Archaeologists in Denmark discover huge defensive structure from the past 

Museum in Lolland estimates that the structure could have been upwards of 1,400 metres long 

The massive structure may have stretched 1.5 km across Lolland (photo: Museum Lolland-Falster)
May 5th, 2020 10:37 am| by Christian W
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Archaeologists have unearthed a massive structure in Lolland that is believed to have been used to ward off an attacking army back in the Roman Iron Age. 

So far, 770 metres of the structure has been detected, but Museum Lolland-Falster estimates it could stretch to twice that.  

“This is a really big structure. It’s taken a lot of work to build,” Bjørnar Måge, an archaeologist and curator from Museum Lolland-Falster, told TV2 News. 

“We believe the structure was built around a kilometre from the coast between two impenetrable wetland areas – in a bid to stop attacking foe from entering Lolland.”  

READ ALSO: Archaeologists unearth secret tunnel at Østerport Station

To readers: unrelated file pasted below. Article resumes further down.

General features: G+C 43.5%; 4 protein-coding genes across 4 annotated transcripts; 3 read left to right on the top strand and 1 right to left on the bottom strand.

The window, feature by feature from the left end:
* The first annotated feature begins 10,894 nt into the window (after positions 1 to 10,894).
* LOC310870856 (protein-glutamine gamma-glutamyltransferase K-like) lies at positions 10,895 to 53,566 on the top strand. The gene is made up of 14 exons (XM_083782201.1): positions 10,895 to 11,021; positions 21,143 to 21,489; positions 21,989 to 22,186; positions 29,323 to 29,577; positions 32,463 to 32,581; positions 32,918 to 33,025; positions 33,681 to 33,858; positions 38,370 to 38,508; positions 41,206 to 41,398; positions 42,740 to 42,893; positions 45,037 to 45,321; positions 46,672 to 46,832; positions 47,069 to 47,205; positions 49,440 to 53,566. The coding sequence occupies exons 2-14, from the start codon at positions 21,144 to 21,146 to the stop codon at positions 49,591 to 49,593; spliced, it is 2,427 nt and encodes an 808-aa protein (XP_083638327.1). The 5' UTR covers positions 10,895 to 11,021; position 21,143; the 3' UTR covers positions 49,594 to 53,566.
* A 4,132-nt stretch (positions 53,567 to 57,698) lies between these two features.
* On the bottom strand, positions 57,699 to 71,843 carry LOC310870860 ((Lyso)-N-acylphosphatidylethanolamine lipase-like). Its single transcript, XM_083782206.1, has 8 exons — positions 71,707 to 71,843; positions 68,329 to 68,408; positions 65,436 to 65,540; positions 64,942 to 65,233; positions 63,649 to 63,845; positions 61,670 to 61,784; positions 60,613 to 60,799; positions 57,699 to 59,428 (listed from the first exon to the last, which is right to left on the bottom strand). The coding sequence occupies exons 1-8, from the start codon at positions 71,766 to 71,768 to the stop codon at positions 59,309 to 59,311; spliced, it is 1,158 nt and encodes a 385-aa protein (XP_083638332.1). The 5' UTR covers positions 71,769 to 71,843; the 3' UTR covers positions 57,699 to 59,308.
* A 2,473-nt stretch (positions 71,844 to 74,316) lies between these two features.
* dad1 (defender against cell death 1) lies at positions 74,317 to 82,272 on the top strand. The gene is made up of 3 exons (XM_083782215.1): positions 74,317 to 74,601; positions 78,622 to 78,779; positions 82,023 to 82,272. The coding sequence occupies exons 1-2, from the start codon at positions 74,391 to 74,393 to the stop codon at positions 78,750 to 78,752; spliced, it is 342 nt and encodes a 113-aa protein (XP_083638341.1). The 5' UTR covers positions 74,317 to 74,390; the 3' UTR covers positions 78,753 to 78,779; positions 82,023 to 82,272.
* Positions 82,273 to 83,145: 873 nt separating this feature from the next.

Minefield of yesteryear
The structure involved the digging of long lines and rows of holes in the earth – at least 10,000 holes are estimated to have been dug.
 

In similar structures discovered in Jutland, the defensive ‘belt’ was combined with sharpened poles. 

Describing it as a “minefield of yesteryear”, Måge compared the holes to the spiked defensive ditches of the past that were given the name ‘Caesar’s lilies’

An illustration by Museum Lolland-Falster depicting how the defensive structure affected attackers (photo: Museum Lolland-Falster)

 

READ ALSO: Warm summer helping the ‘flying archaeologists’ to identify ancient settlements

Live-streamed excavation
Unfortunately, the structure on Lolland is nearly completely destroyed and the museum has been unable to accurately date the structure so far.

It is a safe bet it was built during the Roman Iron Age, a period spanning the first four centuries of the first millennium AD. 

In Hoby, near where the structure is located, archaeologists have found a grave of a wealthy individual from the Roman Iron Age. However, uncertainty over the date of the structure means they cannot link the two yet.

“We haven’t found any signs of the belt being up-kept after its construction. It’s been allowed to decay,” said Måge. 

Tomorrow, the museum will live-stream its excavation of the structure and the public are invited to watch the transmission via this link.